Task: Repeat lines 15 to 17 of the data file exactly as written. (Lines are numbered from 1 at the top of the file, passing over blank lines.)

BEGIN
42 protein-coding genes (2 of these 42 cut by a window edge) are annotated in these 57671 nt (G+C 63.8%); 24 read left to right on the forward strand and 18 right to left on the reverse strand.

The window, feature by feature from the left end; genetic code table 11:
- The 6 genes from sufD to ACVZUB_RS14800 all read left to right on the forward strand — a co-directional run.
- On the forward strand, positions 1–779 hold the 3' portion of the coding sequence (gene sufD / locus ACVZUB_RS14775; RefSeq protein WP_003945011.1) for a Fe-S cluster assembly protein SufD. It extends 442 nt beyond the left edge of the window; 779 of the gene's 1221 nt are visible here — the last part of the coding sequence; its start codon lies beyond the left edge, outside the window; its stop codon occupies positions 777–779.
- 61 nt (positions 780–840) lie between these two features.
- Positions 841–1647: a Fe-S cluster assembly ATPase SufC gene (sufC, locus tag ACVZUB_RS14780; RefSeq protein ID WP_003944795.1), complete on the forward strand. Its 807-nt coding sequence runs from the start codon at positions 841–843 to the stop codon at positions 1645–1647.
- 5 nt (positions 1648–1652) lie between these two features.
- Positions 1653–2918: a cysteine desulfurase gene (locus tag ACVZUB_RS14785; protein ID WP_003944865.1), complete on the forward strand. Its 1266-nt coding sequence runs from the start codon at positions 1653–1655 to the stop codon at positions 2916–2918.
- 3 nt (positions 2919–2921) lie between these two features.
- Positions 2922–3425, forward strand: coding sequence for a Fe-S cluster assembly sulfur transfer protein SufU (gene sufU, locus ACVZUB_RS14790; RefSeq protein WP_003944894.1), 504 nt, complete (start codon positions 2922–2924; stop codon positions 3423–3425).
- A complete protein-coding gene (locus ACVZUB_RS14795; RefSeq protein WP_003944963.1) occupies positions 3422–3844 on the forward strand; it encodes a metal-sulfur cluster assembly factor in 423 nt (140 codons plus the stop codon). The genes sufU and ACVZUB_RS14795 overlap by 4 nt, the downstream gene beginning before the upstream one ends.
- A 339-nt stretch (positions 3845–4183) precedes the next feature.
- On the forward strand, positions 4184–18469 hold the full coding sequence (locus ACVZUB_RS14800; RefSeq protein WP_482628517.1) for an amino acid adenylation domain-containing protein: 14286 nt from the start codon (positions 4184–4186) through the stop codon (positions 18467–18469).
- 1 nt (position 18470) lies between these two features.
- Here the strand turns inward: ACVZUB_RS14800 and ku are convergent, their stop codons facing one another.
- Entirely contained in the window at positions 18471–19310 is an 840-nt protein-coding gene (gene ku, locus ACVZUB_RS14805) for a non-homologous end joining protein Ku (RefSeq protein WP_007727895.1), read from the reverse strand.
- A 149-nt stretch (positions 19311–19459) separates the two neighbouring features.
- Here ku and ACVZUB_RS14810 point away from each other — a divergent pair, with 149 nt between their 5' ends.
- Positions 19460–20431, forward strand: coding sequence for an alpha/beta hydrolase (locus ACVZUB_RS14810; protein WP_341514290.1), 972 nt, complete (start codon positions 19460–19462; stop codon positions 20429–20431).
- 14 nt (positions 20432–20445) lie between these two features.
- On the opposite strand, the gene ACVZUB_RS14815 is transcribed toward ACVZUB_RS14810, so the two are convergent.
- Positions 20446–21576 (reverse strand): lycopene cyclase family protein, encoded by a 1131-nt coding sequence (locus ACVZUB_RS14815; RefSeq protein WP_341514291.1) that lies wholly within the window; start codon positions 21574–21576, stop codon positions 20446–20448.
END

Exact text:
- Here the strand turns inward: ACVZUB_RS14800 and ku are convergent, their stop codons facing one another.
- Entirely contained in the window at positions 18471–19310 is an 840-nt protein-coding gene (gene ku, locus ACVZUB_RS14805) for a non-homologous end joining protein Ku (RefSeq protein WP_007727895.1), read from the reverse strand.
- A 149-nt stretch (positions 19311–19459) separates the two neighbouring features.